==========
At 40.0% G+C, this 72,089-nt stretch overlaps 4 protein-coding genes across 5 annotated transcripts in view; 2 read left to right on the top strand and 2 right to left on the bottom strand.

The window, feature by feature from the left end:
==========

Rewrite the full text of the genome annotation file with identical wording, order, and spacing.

At 40.0% G+C, this 72,089-nt stretch overlaps 4 protein-coding genes across 5 annotated transcripts in view; 2 read left to right on the top strand and 2 right to left on the bottom strand.

The window, feature by feature from the left end: